57 thoughts on “Parham vs Quiggin on productivity

  1. Re Chatswood-Paramatta rail-link.

    The original cost benefit analysis (Environmental Impact Statement) attracted the attention of a resident in Ku-ring-gai. The resident went through it with a fine comb and discovered that the benefits, measured in travel time saved, could be achieved if and only if the trains would not stop at several of the planned train stations.

    I used to use this case in class to encourage MBA students with an interest in becoming consultants not to under-estimate the intelligence and dilligence of residents.

  2. Conrad, the Alice Springs-Darwin railway is a PPP. Of course, it was a lousy project however financed, but it would probably not have been built if explicit public finance had been required.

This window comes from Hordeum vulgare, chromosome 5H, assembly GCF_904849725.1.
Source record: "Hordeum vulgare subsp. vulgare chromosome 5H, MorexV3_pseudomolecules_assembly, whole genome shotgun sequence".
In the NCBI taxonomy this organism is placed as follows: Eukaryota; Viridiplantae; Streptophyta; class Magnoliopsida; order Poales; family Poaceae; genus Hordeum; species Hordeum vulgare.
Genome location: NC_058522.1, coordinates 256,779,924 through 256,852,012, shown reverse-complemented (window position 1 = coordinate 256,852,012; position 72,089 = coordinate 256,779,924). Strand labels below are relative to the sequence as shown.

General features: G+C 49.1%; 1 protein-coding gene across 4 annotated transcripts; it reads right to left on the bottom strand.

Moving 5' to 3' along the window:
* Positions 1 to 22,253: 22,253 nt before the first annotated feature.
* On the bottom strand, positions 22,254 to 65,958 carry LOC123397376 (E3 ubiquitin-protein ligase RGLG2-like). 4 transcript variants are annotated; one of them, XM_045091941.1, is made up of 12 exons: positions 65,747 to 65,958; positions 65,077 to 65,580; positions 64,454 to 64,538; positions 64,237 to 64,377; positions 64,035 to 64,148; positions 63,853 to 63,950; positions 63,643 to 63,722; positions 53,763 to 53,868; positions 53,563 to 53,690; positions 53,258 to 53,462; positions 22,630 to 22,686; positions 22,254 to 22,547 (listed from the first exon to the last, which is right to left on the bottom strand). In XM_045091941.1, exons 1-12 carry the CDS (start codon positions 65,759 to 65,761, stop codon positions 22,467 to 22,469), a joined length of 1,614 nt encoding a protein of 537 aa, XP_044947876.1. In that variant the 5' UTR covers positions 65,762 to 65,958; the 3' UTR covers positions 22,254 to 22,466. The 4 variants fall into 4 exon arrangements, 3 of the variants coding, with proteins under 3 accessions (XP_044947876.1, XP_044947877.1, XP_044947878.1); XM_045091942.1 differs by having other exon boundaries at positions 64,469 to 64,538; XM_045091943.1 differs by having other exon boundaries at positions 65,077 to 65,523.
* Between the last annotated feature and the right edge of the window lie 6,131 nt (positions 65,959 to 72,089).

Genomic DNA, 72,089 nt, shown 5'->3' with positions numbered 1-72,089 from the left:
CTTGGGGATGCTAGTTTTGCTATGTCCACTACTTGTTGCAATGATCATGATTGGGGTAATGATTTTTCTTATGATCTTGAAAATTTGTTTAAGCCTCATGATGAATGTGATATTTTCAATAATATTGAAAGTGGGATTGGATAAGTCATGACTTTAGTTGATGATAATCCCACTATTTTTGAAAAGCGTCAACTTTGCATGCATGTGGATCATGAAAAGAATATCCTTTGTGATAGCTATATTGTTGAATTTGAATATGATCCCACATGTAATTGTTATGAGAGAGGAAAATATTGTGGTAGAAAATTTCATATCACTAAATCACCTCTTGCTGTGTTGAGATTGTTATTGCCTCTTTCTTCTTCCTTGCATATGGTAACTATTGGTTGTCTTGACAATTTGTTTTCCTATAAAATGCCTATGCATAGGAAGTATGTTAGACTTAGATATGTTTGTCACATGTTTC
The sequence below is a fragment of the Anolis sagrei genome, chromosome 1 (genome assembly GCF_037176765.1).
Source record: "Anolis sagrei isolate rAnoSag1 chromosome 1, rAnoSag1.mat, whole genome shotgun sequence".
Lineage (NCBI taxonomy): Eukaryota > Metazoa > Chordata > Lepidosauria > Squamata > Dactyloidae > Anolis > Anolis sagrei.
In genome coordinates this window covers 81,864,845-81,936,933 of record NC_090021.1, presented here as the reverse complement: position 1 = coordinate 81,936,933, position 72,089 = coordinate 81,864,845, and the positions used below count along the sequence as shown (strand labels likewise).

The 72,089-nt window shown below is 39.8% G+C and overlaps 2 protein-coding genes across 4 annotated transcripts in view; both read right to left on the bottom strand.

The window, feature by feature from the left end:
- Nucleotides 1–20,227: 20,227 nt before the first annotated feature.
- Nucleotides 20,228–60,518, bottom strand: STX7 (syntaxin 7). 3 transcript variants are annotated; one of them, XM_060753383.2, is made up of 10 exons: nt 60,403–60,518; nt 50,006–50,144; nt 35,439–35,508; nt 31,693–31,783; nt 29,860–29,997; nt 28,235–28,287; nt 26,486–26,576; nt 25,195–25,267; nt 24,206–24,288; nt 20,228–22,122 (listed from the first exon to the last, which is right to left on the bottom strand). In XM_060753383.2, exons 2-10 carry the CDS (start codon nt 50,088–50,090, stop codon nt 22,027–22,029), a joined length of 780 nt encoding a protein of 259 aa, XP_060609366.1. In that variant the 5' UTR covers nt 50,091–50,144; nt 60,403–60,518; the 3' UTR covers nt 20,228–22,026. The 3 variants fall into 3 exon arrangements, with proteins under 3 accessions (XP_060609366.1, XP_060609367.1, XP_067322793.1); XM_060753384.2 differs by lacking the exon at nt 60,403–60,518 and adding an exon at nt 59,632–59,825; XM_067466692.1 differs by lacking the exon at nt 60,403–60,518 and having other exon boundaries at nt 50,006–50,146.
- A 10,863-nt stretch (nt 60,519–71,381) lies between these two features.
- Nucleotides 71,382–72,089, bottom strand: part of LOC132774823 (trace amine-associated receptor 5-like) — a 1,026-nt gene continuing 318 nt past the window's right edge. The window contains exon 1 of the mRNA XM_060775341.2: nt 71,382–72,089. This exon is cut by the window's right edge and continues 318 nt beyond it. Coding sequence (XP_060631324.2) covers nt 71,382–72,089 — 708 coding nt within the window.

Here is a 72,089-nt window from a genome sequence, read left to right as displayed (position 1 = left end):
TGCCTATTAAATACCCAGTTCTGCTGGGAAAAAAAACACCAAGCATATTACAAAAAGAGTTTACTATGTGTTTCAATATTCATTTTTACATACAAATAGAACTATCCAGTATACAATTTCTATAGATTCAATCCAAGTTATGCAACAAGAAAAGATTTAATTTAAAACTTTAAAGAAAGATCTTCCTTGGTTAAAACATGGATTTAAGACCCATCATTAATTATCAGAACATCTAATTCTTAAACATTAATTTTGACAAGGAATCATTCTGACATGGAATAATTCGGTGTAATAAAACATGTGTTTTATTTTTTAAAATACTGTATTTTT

3. I have often wondered if there is not a strategic defence component to the Alice Springs to Darwin railway. Such that it was never worth it except as an insurance policy in the event that we ever need troops and Tanks in the North quickly.

  4. Terje : excluding the early part of the Chatswood->Epping train line, I think most of the land is actually owned by Macquarie University (all the parkland that the M2 is on — basically everything past the Macquarie Centre) and a bit by the State government (Land Cove National park). Also, I was also under the impression that the Epping->Paramatter part was cancelled after cost overruns in the first stage of construction.

    John : I realize the Darwin->no-where was a PPP. However, it is a good of example of why slightly more cynical people might argue that the goverment should be involved in as little as possible in terms of infrastructure development (which I agree, is different to whether the various state governments can build and run things efficiently once the potentially corrupt routes have been decided) .